Cody Stark has your latest forecast for the Sacramento region.
- Associated Press
Defense Secretary Lloyd Austin told sailors on the USS Nimitz Thursday that he hopes to avoid long ship deployments like the more than 10 months they just spent at sea. Standing in the ship's hangar bay, Austin said he will make a decision soon on whether to send a carrier back to the Middle East, where the Nimitz had been.
- USA TODAY
'Get used to me': Defiant Postmaster General Louis DeJoy pushes back at lawmakers at tense hearing on mail delays
Tempers flared as Democrats pressed Postmaster General Louis DeJoy on delays in holiday mail and slow deliveries of prescription medicines.
The first big real-world study of the Pfizer/BioNTech vaccine to be independently reviewed shows the shot is highly effective at preventing COVID-19, in a potentially landmark moment for countries desperate to end lockdowns and reopen economies. Up until now, most data on the efficacy of COVID-19 vaccines has come under controlled conditions in clinical trials, leaving an element of uncertainty over how results would translate into the real world with its unpredictable variables. The research in Israel - two months into one of the world's fastest rollouts, providing a rich source of data - showed two doses of the Pfizer shot cut symptomatic COVID-19 cases by 94% across all age groups, and severe illnesses by nearly as much.
Australia's Fortescue Metals Group has apologised to an Aboriginal group for clearing land on a heritage site while flouting a government condition for representatives of the community to be present when the damage took place. It is the week's second such incident, despite pressure on Australian iron ore miners to show they have improved practices to manage important sites after Rio Tinto destroyed two sacred rock shelters for a mine expansion last May. Fortescue had state government permission to clear the land in the Weelamurra Creek area registered as sacred to the Wintawari Guruma people, on condition that community elders were present to perform salvage and cultural rites, four documents reviewed by Reuters showed.
Kazakhstan will permanently ban foreigners from owning or renting farmland in the vast Central Asian nation, President Kassym-Jomart Tokayev said on Thursday, ending a lengthy dispute that once prompted anti-government protests. Kazakhstan is a major producer of grains, oilseeds and meat in the former Soviet region sandwiched between China and Russia and five years ago, its authorities decided to attract foreign investment into agriculture by opening up the farmland market. But, unusually for the tightly controlled nation of 19 million people, the plan was met with street protests where demonstrators expressed concerns that giant neighbour China would eventually snap up all the fields and pastures.
- The Week
When Texas deregulated its electricity market two decades ago, proponents promised that consumers would get better service at lower prices. Long before the service half of that equation proved spectacularly wrong during last week's freeze, the 60 percent of Texans required to buy their electricity from retail power companies, not local utilities, were already getting a lousy deal, The Wall Street Journal reports. "Those deregulated Texas residential consumers paid $28 billion more for their power since 2004 than they would have paid at the rates charged to the customers of the state's traditional utilities," the Journal found, based on its analysis of federal Energy Information Administration data. "From 2004 through 2019, the annual rate for electricity from Texas' traditional utilities was 8 percent lower, on average, than the nationwide average rate, while the rates of retail providers averaged 13 percent higher than the nationwide rate." The theory behind deregulating the electricity market was that forcing retail power companies to compete for customers would lead to innovation and lower prices. "In other states that allow retail competition for electricity, customers have the option of getting their power from a regulated utility," the Journal notes. Large parts of Texas don't have an incumbent utility to compete against, and the retail industry has been consolidating under two major retailers, Vistra and NRG Energy, which now control at least 75 percent of the retail market. On the power generation side, Texas deregulation has rewarded companies that can sell cheap power to retailers and utilities — or sometimes really expensive power — but it provides little incentive and no requirements to invest in infrastructure that would have prevented last week's widespread blackouts. Now, "Republican Gov. Greg Abbott wants to force power plants to winterize," The Associated Press reports, and the GOP-led Texas Legislature will start lashing the state's grid operators in hearings Thursday. "In a lot of respects, we're victims of our own attempt to let free market forces work," state Rep. Drew Darby (R) told AP. "Typically, you know, the Texas Legislature pushes back on overregulation," but "my view on something as basic to human survival and need is we need to have reliable power and water." State Rep. Rafael Anchia (D) agreed that "regulation is a four-letter word in this building at times," but said "four million people without power and 12 million people without drinkable water, right, that gets everybody's attention." More stories from theweek.comDemocrats should take the Romney-Cotton proposal seriouslyThe GOP's apathy for governing is being exposedThe MyPillow guy might be Trump's ultimate chump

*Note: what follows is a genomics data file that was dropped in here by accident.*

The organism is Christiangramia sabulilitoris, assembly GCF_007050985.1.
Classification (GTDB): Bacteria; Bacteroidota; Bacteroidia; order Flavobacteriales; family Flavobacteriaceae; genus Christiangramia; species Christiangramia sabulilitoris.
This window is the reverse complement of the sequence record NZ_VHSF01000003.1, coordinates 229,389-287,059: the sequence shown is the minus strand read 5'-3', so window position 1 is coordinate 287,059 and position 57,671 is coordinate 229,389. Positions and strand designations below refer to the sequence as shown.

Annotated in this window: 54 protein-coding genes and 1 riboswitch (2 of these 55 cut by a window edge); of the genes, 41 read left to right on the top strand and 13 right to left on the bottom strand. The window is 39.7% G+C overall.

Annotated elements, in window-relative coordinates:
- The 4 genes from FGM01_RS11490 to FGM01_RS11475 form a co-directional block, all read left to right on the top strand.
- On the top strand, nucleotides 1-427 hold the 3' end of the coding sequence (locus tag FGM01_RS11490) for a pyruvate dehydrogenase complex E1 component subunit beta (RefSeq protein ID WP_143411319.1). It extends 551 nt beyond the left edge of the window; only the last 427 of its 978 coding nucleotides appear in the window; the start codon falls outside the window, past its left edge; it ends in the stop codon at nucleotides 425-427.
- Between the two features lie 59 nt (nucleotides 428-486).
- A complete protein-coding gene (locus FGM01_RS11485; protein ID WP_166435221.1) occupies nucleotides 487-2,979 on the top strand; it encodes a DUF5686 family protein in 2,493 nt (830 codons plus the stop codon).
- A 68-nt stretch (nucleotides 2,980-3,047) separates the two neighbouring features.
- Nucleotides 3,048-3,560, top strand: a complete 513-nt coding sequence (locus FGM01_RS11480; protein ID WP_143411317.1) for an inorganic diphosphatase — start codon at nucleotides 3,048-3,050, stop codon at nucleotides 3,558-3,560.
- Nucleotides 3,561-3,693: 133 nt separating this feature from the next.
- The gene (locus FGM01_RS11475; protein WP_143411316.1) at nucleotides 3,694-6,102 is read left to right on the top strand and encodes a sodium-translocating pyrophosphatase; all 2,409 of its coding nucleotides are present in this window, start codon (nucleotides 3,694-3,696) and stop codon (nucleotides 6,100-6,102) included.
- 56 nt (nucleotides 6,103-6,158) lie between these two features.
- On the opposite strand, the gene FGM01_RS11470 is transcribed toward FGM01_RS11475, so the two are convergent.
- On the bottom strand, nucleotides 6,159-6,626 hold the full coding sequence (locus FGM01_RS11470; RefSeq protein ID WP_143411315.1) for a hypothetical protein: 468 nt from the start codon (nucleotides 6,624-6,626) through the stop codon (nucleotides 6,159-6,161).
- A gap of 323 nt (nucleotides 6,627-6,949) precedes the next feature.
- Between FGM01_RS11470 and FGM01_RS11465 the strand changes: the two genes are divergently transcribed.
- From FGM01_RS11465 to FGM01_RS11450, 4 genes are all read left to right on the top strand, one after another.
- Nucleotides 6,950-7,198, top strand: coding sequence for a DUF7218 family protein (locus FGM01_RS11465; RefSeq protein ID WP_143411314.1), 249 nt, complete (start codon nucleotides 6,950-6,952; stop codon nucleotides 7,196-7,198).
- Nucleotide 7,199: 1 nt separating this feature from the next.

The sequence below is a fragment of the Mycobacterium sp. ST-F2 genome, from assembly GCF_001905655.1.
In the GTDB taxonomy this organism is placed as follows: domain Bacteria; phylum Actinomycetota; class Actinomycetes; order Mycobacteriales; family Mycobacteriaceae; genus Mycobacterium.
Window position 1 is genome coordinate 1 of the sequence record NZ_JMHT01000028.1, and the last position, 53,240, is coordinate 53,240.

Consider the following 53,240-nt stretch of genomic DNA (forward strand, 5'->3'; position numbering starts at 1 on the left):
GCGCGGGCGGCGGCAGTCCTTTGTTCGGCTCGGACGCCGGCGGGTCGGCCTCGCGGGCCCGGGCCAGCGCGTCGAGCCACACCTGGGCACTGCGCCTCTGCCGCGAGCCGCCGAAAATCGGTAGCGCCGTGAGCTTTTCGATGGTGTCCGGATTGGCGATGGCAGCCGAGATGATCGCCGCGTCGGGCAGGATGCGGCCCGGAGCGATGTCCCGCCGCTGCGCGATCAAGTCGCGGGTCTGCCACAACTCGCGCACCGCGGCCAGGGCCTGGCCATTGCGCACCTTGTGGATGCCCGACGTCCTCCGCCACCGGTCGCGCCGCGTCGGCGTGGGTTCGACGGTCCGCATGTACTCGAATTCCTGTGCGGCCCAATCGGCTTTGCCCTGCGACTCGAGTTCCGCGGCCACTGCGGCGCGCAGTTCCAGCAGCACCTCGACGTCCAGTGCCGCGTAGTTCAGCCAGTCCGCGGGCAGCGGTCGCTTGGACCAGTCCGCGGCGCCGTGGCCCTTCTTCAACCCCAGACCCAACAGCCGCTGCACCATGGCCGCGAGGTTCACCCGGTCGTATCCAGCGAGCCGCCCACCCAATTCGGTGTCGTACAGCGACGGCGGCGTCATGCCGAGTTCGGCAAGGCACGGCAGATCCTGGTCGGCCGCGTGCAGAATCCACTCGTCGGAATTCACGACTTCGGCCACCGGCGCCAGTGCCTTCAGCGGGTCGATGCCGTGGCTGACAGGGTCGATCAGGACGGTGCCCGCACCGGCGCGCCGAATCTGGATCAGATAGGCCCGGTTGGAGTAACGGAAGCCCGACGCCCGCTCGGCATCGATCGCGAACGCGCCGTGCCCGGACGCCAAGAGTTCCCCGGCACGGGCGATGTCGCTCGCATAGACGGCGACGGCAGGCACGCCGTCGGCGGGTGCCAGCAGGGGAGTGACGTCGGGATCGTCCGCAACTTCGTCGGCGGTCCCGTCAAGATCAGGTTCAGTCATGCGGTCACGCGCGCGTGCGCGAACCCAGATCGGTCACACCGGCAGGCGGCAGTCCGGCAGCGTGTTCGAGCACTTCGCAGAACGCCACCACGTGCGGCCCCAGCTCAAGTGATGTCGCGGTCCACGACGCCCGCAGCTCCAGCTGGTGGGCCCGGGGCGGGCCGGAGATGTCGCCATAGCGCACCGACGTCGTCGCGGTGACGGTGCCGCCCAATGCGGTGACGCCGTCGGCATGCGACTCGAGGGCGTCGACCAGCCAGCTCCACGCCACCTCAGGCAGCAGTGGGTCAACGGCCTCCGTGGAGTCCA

Israeli Prime Minister Benjamin Netanyahu and Bahrain's Crown Prince Sheikh Salman bin Hamad Al Khalifa on Thursday discussed Iran and the possible involvement of the Gulf state in establishing a vaccine plant in Israel, the two countries said. Bahrain and the United Arab Emirates formalised ties with Israel on Sept. 15 in part over shared concerns about Iran, in a deal forged by former U.S. President Donald Trump. Trump withdrew from a 2015 nuclear deal between Tehran and world powers, a move praised by Israel which has objected to the accord.